I imagine that many may find the rather Kiplingesque sentiment of this poem challenging in these post-colonial times when the whole concept of empire has long been called into question. I do myself, but I think that we should, within reason, always be prepared to listen to an unfashionable viewpoint, rather than simply denying a speaker the right to hold it, and should try to be open to the possibilities of nuance, the nuance in this case being that some servants of the British Empire may have done their best to carry out their roles in a humane and beneficial way, even if the existence of those roles in the first place may be contentious.
I suppose the fact is that morality and poetry have always been imperfect bedfellows, but cohabit they must. I cannot see, for example, how a poem that extolled the virtues of cruelty or celebrated the Holocaust could be other than detestable, however technically accomplished. Yet at the same time it would be a pity to have a generation of poets grow up thinking that poetry is simply a matter of saying right things, and forgetting that it is also a matter of saying things right.
‘Here comes Sir George’
The boys wink at the boys: ‘Here comes Sir George.’
Yes, here he comes, punctual as nine o’clock
with bad jokes buzzing at his ramrod back –
‘Victoria’s Uncle,’ ‘Rearguard of the Raj’.
They do not know or, if they know, forget
the old fool held a province down larger
than England; not as a Maharaja
prodigal with silver and bayonet;
but with cool sense, authority and charm
that still attend him, crossing a room
with The Odes of Horace under his arm
and in his button-hole a fresh-cut bloom.
Honour the rearguard, you half-men, for it
was, in retreat, the post of honour. He –
last of The Titans – is worth your study.
You are not worth the unsheathing of his wit.
This is the last section of a longer poem, ‘The Almond Tree’, by Jon Stallworthy (1935-2014). The poem deals with the birth of a child who turns out to have Down Syndrome. Its inclusion here is a little problematic because, although it appears in the poem as first published, the poet then removed it on the grounds that he no longer felt comfortable with it, seeing it as ‘making explicit things that should have remained implicit’. I think that this is a pity – I feel that this section makes a touching coda to a poem that is diminished without it. A proper reticence is admirable, in poetry as in life, and yet it can be very moving when a poet steps out from behind a screen of symbol and metaphor and simply tells it straight. And if we are to concede a poet’s right to amend a poem after publication, then maybe we should also concede a reader’s right to prefer the original.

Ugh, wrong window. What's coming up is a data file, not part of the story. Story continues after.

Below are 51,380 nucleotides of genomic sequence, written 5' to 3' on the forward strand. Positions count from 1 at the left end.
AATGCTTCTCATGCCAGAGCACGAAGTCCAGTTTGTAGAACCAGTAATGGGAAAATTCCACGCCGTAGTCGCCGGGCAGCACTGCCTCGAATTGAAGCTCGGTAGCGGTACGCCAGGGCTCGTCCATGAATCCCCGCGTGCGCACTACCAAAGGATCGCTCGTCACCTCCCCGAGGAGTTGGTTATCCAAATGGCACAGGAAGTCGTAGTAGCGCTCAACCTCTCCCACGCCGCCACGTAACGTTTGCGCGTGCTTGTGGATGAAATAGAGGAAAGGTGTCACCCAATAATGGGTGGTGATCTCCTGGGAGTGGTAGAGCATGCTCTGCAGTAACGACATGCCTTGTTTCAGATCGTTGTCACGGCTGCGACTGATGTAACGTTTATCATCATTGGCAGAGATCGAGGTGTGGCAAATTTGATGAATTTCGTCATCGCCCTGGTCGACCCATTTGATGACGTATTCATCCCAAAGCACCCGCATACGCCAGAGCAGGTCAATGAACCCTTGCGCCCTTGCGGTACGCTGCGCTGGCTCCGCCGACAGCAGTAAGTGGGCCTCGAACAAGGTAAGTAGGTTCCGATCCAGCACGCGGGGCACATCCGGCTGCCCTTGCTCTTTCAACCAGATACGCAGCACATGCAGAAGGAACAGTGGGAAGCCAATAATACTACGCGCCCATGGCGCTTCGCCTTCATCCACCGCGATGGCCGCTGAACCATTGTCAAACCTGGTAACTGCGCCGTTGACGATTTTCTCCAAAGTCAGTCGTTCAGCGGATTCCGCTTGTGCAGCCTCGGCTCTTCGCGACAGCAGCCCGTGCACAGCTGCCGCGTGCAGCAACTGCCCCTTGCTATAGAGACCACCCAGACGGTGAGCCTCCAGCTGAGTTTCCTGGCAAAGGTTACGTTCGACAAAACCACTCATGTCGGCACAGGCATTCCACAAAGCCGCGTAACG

Note that the poet’s use of the now jarring term ‘mongol’ in the last stanza merely reflects standard nomenclature at the time the poem was written.
From ‘The Almond Tree’
You turn to the window for the first time.
I am called to the cot
To see your focus shift,
Take tendril-hold on a shaft
Of sun, explore its dusty surface. Climb
To an eye you cannot
meet. You have a sickness they cannot heal,
the doctors say: locked in
your body you will remain.
Well, I have been locked in mine.
We will tunnel each other out. You seal
the covenant with a grin.
In the days we have known one another,
my little mongol love,
I have learnt more from your lips
than you will from mine, perhaps.
I have learnt that to live is to suffer,
to suffer is to live.
I have tended to move in practical rather than literary circles and consequently have spent most of my life among people who regard poetry, if they think about it all, with intense suspicion: ‘Why can’t it say what it means?’. This has sometimes moved me to mild protest: ‘It does say what it means, it’s just that sometimes it means more than it says’. But really it does a poet no harm to be reminded from time to time that there is a world out there with concerns very different from his or her own, and I take wry comfort from the fact that if this poem by Jon Stallworthy is to be believed, I am in august company!
It is probably unnecessary to explain that W.B.Yeats nursed an unrequited passion for the political activist Maud Gonne, and made her the subject of some of his best poems, and that sometimes books used to be issued with their pages uncut, so that if you actually wanted to read them you had to get busy with a knife.
From W.B. Yeats to his Friend Maud Gonne
‘From W.B. Yeats to his friend Maud Gonne’.
The writing modest as the words upon
the title-page. Him I can understand;
picture him turning the pen in his hand
considering what to write: something not cold
nor yet embarrassingly overbold.
But in the gallery where my portraits are
I cannot see the heart that, set ajar
for anarchists and peasants and sick birds,
could not be crowbarred open by such words
as break the heart of time; that fountained out
in tears or laughter at a newsboy’s shout
– only to the poet remaining shut
as these clenched pages that she never cut.